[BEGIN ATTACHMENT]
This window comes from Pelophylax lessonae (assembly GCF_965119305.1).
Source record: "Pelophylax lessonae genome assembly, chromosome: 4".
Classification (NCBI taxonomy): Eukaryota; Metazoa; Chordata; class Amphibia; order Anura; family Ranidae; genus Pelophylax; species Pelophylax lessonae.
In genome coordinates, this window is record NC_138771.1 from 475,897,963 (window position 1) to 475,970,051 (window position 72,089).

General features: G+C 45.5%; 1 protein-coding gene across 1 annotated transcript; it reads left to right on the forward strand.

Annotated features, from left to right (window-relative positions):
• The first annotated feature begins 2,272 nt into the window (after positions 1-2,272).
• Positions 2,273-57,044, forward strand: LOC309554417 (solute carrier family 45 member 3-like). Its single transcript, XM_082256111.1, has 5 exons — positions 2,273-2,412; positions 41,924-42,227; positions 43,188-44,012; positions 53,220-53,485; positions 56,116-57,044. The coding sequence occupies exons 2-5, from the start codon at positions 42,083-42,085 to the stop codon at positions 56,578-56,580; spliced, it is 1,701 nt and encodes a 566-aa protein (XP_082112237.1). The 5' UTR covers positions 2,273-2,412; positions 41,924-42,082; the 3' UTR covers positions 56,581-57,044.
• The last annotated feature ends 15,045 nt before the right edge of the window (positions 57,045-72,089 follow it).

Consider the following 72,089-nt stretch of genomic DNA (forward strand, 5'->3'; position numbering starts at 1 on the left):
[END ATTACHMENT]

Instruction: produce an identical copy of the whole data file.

This window comes from Pelophylax lessonae (assembly GCF_965119305.1).
Source record: "Pelophylax lessonae genome assembly, chromosome: 4".
Classification (NCBI taxonomy): Eukaryota; Metazoa; Chordata; class Amphibia; order Anura; family Ranidae; genus Pelophylax; species Pelophylax lessonae.
In genome coordinates, this window is record NC_138771.1 from 475,897,963 (window position 1) to 475,970,051 (window position 72,089).

General features: G+C 45.5%; 1 protein-coding gene across 1 annotated transcript; it reads left to right on the forward strand.

Annotated features, from left to right (window-relative positions):
• The first annotated feature begins 2,272 nt into the window (after positions 1-2,272).
• Positions 2,273-57,044, forward strand: LOC309554417 (solute carrier family 45 member 3-like). Its single transcript, XM_082256111.1, has 5 exons — positions 2,273-2,412; positions 41,924-42,227; positions 43,188-44,012; positions 53,220-53,485; positions 56,116-57,044. The coding sequence occupies exons 2-5, from the start codon at positions 42,083-42,085 to the stop codon at positions 56,578-56,580; spliced, it is 1,701 nt and encodes a 566-aa protein (XP_082112237.1). The 5' UTR covers positions 2,273-2,412; positions 41,924-42,082; the 3' UTR covers positions 56,581-57,044.
• The last annotated feature ends 15,045 nt before the right edge of the window (positions 57,045-72,089 follow it).

Consider the following 72,089-nt stretch of genomic DNA (forward strand, 5'->3'; position numbering starts at 1 on the left):